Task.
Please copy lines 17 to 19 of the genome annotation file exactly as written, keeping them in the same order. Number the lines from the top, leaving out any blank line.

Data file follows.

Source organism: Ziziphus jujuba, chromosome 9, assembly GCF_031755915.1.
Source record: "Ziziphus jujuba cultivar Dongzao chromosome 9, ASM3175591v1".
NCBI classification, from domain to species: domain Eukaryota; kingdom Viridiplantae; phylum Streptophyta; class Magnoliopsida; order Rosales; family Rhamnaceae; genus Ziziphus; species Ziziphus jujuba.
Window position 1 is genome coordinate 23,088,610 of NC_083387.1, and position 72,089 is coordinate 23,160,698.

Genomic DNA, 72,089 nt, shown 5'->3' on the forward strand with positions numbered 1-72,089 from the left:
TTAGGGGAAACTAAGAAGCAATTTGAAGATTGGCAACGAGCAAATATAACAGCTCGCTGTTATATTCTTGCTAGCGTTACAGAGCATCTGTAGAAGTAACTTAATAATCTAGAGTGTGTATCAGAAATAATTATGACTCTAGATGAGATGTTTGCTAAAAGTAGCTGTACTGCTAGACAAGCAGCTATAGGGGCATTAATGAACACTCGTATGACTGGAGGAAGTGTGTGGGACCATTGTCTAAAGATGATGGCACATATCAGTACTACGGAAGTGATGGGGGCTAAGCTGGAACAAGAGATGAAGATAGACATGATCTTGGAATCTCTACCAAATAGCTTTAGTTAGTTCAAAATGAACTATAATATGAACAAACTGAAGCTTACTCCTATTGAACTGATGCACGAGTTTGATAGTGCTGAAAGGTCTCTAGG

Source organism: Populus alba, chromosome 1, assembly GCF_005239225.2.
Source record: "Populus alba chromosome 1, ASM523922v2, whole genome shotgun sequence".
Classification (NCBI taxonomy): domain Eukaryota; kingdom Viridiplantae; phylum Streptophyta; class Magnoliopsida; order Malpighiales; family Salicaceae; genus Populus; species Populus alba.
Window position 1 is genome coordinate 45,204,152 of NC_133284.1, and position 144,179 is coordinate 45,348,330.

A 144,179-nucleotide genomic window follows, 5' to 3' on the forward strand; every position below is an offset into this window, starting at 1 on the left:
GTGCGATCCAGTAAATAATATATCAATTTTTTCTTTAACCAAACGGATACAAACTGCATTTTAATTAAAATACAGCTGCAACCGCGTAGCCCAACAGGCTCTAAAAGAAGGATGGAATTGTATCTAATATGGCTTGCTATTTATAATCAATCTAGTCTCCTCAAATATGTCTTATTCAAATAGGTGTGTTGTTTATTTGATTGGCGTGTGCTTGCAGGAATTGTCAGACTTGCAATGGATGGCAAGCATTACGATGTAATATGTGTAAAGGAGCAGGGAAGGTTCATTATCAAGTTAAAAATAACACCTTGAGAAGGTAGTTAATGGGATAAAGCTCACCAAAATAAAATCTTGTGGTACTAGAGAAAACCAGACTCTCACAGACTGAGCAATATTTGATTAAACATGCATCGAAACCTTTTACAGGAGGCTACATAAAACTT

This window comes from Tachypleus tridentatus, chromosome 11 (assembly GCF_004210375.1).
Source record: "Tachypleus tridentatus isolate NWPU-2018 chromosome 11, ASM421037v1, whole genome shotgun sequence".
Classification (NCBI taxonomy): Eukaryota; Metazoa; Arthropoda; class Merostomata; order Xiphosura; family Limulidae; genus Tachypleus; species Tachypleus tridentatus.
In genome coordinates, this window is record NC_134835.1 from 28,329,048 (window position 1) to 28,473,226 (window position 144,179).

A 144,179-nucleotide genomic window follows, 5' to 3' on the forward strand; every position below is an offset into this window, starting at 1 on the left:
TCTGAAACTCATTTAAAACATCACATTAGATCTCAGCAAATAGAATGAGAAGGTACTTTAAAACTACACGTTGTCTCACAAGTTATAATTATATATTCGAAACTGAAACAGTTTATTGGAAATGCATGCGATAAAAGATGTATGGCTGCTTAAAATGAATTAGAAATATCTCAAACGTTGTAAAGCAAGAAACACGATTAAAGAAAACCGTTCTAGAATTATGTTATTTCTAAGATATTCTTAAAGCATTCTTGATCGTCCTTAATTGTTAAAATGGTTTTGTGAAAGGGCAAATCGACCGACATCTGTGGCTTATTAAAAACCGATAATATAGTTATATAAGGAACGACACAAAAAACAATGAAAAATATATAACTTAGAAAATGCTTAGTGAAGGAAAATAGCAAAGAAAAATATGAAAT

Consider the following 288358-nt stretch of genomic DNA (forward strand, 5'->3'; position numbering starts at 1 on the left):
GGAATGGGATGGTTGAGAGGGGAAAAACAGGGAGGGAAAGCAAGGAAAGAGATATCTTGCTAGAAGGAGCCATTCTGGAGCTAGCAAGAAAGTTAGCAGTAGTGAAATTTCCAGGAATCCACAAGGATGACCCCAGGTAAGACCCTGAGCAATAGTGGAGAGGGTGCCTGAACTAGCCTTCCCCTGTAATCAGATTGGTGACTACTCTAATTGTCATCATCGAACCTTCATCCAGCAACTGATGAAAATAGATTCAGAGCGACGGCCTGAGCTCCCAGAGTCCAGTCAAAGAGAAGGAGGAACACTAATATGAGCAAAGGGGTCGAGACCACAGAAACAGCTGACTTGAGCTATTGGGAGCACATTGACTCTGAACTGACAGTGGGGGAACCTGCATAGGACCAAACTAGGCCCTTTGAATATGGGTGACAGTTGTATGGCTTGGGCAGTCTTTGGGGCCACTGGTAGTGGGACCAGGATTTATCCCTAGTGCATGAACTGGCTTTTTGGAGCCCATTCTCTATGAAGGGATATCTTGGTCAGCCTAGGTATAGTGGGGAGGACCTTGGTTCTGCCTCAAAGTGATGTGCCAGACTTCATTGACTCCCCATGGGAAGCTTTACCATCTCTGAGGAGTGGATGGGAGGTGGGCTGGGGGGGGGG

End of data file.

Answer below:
A 144,179-nucleotide genomic window follows, 5' to 3' on the forward strand; every position below is an offset into this window, starting at 1 on the left:
TCTGAAACTCATTTAAAACATCACATTAGATCTCAGCAAATAGAATGAGAAGGTACTTTAAAACTACACGTTGTCTCACAAGTTATAATTATATATTCGAAACTGAAACAGTTTATTGGAAATGCATGCGATAAAAGATGTATGGCTGCTTAAAATGAATTAGAAATATCTCAAACGTTGTAAAGCAAGAAACACGATTAAAGAAAACCGTTCTAGAATTATGTTATTTCTAAGATATTCTTAAAGCATTCTTGATCGTCCTTAATTGTTAAAATGGTTTTGTGAAAGGGCAAATCGACCGACATCTGTGGCTTATTAAAAACCGATAATATAGTTATATAAGGAACGACACAAAAAACAATGAAAAATATATAACTTAGAAAATGCTTAGTGAAGGAAAATAGCAAAGAAAAATATGAAAT

Consider the following 288358-nt stretch of genomic DNA (forward strand, 5'->3'; position numbering starts at 1 on the left):